But there’s also been a lot of meh. I’ve written a little, but not as much as I’d like. I’ve got a novel in the hopper but I don’t know how close any of you are to reading it. I turned down a job offer in Shanghai that would have changed my entire life. It was the right decision, but it doesn’t feel great to turn down one of the few offers I’ve gotten out of myriad applications. I dabbled in freelance copywriting, and while I just sent my first invoice last week, it hasn’t turned out the way I wanted it to. By and large, the meh has been a constant. From an outside perspective, all of this might sound like not such a bad year, but it has been, from a mental health point of view, a challenge much of the time. The good is too often canceled out by the bad and/or muted by the meh.
But tonight, at the end of 2021 and on the eve of 2022, I’m thinking that part of my problem has been a lack of doxology, a lack of praise to God. This is not to say that if only I had praised God more I would have had more good things or fewer bad things, because that’s not how God works. What it means is that my outlook on each day, from the worst ones to the most ordinary ones, could have been made better by a more consistent heart of praise. On my worst days, I sometimes resent God for what God puts me or someone I love through. On my meh days, I sometimes forget I’m a Christian for hours at a time. What I should have been doing, on the bad days and meh days (and good days!), was turning my heart and mind back to God.
And, as I contemplate the state of my own heart, mind, and soul, I wonder if maybe Christians need, in this new year, a renewed commitment to the practice of doxology. There are many ways in which our faith can be displayed in public, and many of them are not helpful, not honoring to God. Many of them are pointed with a very specific purpose, or poisoned with ulterior motive. Some are tone-deaf, and some are just noise. Maybe we need, as we move from this year which was so hard for so many, to focus at least a little more on just praising God in private and public ways. Our prayers don’t have to be subtweets. God’s name doesn’t need to be accompanied by “guns and glory” or “family and football” or “America.” You can, of course, continue to tweet incessantly about the connection you see between Christian faith and outlawing abortion, because I’m going to continue to scream and yell about how critical race theory goes hand in hand with a Biblical worldview, as I believe faith must apply intentionally to our specific context, and I believe we must – clearly and repeatedly – articulate this. But maybe we need to be a little less selective, less utilitarian, about our declarations of faith. Maybe we just need to make a habit of praising God for being God and all that entails. Doing so will turn our hearts and minds to God while redirecting the eyes and ears of others from these images of God to God, from creatures to Creator.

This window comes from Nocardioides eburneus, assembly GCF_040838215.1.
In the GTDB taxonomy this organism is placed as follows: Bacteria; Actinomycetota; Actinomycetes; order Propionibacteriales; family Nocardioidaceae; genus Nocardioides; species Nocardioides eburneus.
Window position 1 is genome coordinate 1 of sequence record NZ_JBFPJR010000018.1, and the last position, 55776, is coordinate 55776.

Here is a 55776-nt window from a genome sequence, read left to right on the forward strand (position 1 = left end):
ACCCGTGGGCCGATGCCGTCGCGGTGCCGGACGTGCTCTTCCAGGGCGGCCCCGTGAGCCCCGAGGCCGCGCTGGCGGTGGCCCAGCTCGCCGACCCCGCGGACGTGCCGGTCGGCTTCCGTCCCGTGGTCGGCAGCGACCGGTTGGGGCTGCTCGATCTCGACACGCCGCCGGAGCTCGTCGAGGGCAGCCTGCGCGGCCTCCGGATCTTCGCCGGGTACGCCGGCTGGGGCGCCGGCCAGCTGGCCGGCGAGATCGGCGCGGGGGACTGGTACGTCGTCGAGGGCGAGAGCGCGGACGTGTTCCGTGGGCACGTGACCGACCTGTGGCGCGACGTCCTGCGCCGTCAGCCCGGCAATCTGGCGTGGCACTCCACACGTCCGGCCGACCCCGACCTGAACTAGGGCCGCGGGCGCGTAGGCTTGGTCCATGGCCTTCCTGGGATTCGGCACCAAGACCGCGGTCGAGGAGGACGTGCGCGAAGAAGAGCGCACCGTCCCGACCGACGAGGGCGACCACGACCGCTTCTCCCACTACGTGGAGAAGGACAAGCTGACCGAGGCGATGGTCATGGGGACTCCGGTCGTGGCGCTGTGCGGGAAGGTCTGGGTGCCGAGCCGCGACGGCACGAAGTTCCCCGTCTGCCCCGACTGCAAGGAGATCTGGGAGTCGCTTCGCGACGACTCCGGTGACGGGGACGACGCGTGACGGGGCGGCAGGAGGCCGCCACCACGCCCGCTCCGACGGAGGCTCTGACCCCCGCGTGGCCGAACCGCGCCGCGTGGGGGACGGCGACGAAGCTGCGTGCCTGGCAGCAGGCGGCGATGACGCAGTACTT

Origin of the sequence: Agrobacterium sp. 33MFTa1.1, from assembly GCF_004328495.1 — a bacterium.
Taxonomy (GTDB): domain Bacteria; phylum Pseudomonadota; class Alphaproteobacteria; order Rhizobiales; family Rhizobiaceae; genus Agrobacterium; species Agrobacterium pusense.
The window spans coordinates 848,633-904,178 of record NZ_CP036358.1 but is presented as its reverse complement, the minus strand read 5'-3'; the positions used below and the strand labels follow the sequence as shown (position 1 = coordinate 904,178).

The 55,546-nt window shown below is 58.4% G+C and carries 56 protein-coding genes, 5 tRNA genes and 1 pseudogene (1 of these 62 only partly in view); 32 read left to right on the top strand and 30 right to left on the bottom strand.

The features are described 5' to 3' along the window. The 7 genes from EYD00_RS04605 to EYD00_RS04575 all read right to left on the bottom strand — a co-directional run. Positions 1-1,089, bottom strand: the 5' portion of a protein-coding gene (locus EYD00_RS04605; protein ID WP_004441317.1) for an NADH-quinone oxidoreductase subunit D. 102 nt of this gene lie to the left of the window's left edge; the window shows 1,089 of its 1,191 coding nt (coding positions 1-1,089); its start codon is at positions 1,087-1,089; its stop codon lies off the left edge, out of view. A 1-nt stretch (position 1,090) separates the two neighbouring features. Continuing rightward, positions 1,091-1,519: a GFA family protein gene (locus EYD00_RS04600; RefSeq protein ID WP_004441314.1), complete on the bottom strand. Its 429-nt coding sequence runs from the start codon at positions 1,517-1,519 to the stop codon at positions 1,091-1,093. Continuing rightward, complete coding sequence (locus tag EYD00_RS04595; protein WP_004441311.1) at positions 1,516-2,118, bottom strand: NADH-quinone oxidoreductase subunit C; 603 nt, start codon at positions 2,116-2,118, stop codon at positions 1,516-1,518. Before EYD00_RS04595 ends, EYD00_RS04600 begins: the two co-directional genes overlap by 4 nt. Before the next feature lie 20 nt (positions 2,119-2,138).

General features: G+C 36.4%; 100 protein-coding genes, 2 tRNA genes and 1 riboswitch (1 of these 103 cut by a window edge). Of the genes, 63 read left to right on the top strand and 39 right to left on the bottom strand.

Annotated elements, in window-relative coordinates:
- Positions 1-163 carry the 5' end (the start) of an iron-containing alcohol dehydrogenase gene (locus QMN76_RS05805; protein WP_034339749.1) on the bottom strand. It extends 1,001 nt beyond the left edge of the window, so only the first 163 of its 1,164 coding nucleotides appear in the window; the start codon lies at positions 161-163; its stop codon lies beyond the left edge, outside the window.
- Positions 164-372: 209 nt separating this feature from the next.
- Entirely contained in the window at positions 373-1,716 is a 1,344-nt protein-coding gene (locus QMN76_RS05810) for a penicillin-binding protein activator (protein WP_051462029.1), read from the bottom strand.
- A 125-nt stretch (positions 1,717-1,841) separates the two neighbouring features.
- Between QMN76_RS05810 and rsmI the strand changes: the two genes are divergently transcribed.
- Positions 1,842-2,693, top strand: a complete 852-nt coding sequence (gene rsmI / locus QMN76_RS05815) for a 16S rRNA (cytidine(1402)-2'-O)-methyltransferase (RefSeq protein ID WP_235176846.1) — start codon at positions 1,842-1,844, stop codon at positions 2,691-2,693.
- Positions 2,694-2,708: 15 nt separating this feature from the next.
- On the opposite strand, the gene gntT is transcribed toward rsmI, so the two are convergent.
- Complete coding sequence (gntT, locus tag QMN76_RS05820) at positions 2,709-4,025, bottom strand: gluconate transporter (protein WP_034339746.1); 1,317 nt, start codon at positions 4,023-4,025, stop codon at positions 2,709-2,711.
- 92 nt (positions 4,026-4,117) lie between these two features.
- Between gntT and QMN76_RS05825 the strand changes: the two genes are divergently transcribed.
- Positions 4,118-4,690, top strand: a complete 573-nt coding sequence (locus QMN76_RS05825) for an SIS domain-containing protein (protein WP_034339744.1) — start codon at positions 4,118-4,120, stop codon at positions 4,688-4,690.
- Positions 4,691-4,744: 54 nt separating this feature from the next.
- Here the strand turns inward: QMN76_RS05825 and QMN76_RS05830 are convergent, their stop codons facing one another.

Christians are, after all, one of the main reasons so many reject religion. “We” had a chance to do great things during the pandemic, and we kinda fucked it up. Tomorrow is a new beginning. Maybe a renewed focus on praise is the way to start healing our world, starting with our own weary selves.
Anyway, that’s what listening to “Doxology” today made me think about.
Happy New Year
Forth now, and fear no darkness.
Soli Deo Gloria